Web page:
For the members of the hard-rocking band Tesla, the late '80s and early '90s were a dream. The critical success of its debut disc Mechanical Resonance was followed by the commercial success of The Great Radio Controversy and the cover of "Signs" from the unplugged Five Man Acoustical Jam. The band was headlining arenas, selling CDs, and enjoying life. While changes in the marketplace probably would have doomed Tesla's chances for continued success, internal problems played a larger role. Drug use was one factor. A dead pony was another.
Two former members of Tesla--Tommy Skeoch (guitar) and Jeff Keith (vocals)--are trying to put the past behind them and focus on their current project, Sofa King, but there are still unresolved issues. Skeoch sounds like a man holding a substantial grudge against his former bandmates. "They just had a lot of ego and jealousy problems with me for whatever reasons," he says. "So they really wanted me out. It wasn't like when we called each other 'bros' like we were 'bros.' We weren't helping each other out. I was always really sweet to them. They always had a problem with me. I think it was a jealousy thing. I think Frank [Hannon] wanted to be some kind of guitar hero thing, and a lot of people liked my gig."
Things started to unravel for the band in 1994, when Skeoch's drug use got out of hand. He admits, "I deservedly should have been fired." The talented guitarist was left behind on the Bust a Nut tour with the hope he would clean up his act. Never a fan of twelve-step programs, Skeoch still uses, but he says he doesn't go "out to the outer limits anymore."
"There was a lot of hypocrisy there too, because they were doing some of the same things that I was doing," Skeoch says. "Maybe not getting to the point where they couldn't stand up."
While he tried to get his life in order, a second attempt at touring met with disaster, when the band flew to Detroit to mount a greatest hits tour. Skeoch was once again out of control. "I just wasn't ready to stop doing what I was doing, medicating my pain for whatever pain that was," he says. "So I got fired again."
As the quartet finished their tour obligation, Keith, the band's singer, became more reclusive. When he wasn't onstage apologizing for Skeoch's absences, he was alone in the back of the bus, wondering about not only the band's future, but his own. "If you ask me, the day Tommy was given that ultimatum, 'He's going to have to clean up or get out,' is the day Tesla died," Keith says. "Because naturally when Tommy came back and played for a while, he had so much animosity. It's understandable."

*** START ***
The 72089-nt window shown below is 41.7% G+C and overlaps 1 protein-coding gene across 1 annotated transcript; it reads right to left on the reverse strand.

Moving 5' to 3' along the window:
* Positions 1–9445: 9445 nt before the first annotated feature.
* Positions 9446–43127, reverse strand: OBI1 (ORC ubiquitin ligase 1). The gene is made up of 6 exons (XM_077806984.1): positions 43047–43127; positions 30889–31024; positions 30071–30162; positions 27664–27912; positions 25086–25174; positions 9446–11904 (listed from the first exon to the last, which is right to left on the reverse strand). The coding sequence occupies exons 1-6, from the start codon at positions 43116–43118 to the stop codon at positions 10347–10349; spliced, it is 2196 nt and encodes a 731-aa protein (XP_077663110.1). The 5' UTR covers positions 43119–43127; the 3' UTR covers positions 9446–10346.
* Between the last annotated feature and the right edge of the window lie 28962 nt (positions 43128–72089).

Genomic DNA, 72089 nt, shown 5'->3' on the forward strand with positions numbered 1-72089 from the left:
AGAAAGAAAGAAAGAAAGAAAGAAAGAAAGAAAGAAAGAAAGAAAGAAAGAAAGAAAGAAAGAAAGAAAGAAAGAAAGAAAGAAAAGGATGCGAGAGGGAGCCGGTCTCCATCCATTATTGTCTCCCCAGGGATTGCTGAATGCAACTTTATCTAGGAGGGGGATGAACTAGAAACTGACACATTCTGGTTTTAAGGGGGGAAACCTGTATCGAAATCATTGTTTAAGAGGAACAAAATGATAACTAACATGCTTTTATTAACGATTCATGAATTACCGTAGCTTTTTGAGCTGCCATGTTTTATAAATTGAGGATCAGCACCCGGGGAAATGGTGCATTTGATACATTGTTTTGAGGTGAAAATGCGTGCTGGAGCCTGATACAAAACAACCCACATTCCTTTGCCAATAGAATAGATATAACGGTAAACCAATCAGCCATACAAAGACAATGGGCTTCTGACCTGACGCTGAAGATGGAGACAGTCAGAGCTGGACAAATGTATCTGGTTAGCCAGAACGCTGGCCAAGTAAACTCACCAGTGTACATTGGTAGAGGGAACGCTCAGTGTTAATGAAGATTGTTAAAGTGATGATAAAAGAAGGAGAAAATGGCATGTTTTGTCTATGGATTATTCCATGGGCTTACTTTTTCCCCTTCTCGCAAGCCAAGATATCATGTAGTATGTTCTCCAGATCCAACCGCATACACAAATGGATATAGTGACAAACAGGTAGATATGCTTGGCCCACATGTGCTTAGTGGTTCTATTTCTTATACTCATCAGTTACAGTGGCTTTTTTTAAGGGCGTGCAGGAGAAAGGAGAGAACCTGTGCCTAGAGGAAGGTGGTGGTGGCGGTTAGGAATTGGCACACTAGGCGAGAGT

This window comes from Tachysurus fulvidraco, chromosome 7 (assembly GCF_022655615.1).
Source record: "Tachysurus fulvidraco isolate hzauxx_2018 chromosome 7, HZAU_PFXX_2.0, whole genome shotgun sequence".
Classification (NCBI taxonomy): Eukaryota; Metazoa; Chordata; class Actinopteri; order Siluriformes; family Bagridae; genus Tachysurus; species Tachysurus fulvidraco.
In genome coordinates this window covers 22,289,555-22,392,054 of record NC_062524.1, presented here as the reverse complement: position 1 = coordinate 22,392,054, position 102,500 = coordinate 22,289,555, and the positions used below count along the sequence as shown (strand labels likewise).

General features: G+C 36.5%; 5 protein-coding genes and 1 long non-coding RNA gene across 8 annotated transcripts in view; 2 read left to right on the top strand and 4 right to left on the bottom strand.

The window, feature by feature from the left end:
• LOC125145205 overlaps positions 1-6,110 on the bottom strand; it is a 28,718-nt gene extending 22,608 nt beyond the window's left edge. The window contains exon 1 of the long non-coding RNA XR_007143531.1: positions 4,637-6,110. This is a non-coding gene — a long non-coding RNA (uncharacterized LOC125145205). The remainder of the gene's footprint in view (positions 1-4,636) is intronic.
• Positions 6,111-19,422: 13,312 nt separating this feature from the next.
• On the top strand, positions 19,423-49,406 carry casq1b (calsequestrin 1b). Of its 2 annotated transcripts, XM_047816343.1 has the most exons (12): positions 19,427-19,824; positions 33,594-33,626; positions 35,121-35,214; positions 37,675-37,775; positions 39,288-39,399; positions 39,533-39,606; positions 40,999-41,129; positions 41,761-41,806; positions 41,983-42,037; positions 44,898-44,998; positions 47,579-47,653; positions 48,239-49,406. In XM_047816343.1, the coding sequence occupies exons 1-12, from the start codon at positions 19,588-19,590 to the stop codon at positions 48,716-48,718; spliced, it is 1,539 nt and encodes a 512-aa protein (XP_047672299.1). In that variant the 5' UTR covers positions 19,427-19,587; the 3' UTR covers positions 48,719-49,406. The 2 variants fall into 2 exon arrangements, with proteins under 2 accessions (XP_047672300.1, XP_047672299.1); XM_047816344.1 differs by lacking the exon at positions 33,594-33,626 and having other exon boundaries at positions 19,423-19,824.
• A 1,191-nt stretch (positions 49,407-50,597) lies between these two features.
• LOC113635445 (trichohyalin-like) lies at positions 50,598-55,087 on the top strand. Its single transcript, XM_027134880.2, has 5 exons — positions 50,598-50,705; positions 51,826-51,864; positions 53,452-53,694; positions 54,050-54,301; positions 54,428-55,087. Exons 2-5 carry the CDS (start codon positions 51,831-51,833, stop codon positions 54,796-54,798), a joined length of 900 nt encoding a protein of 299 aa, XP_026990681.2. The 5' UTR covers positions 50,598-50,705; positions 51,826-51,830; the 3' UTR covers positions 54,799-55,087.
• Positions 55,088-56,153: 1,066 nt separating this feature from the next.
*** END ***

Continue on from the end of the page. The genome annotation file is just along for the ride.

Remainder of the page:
All hell broke loose in Nevada. When the bus pulled into Reno, Keith was an emotional mess. His band was breaking apart, and he was having marital trouble. And then, the pony.
Apparently, one of Keith's treasured ponies died--circumstances still un-known--leaving him with just his pony. "I cried for two days when I was home because my one pony died. My wife, thinking she was doing something for me, had the pony taken away and all that stuff before they even told me that the pony died. I had just built a barn for him. I still love that one to death."
Keith tried to go on stage in Reno, but ended up walking off. The crowd tore up the place. Tesla was done.
While Keith contemplated his future--he worked as a DJ at a strip bar--Skeoch started jamming with a few musicians. One thing led to another, and after two years of not speaking, Keith joined their band. Sofa King was born. Keith playfully describes how their name is a play on words. "I wanted something that was just fun, like Motley Crue. Everybody always says, 'That was so fucking bad. That was so fucking cool.' I was like, 'Sofa King!'"
Doing research for this story, I came across a band in Texas named the Sofa Kings. Keith, with Spinal Tap innocence, explains why there shouldn't be a legality problem: "Ours isn't 'the.' They're called 'the Sofa Kings.' Perfect, because we're just 'Sofa King.'"
So what does Sofa King sound like? I have no idea. The band doesn't have a label or a disc. "Some of the songs are kind of like Tesla," says Skeoch. "Some are a little bit edgier."
"For the people who were into Tesla," says Keith, "there's a big part that is carried on in Sofa King. But also, we're not Tesla either. Sofa King has given us that extra chance to go beyond where we might have wanted to go with Tesla."
The band has mounted a month-long club tour to tighten up its sound and play a few showcases, hoping to gain major-label interest. Keith eloquently sums up the long road that lies ahead for the band: "We fucked our way to the top. We fucked our way right to the bottom. We're ready to fuck our way back to the top. It's the way I look at it, in a joking manner."
Sofa King. 8 p.m., Tuesday, January 26, the Odeon, 1295 Old River Rd., $11.50 ($13 day of show), Ticketmaster 216-241-5555.